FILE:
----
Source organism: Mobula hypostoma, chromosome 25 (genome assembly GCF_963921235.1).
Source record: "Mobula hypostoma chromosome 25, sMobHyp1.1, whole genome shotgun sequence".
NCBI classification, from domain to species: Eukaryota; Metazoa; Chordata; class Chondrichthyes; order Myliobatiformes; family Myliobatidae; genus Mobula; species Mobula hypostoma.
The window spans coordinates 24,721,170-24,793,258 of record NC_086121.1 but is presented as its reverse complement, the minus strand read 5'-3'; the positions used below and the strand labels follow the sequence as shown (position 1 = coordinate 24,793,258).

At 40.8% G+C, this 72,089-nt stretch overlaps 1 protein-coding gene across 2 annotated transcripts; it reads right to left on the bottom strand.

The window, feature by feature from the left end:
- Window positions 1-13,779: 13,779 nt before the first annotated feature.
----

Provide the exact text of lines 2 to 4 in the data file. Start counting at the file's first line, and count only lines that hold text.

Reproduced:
Source record: "Mobula hypostoma chromosome 25, sMobHyp1.1, whole genome shotgun sequence".
NCBI classification, from domain to species: Eukaryota; Metazoa; Chordata; class Chondrichthyes; order Myliobatiformes; family Myliobatidae; genus Mobula; species Mobula hypostoma.
The window spans coordinates 24,721,170-24,793,258 of record NC_086121.1 but is presented as its reverse complement, the minus strand read 5'-3'; the positions used below and the strand labels follow the sequence as shown (position 1 = coordinate 24,793,258).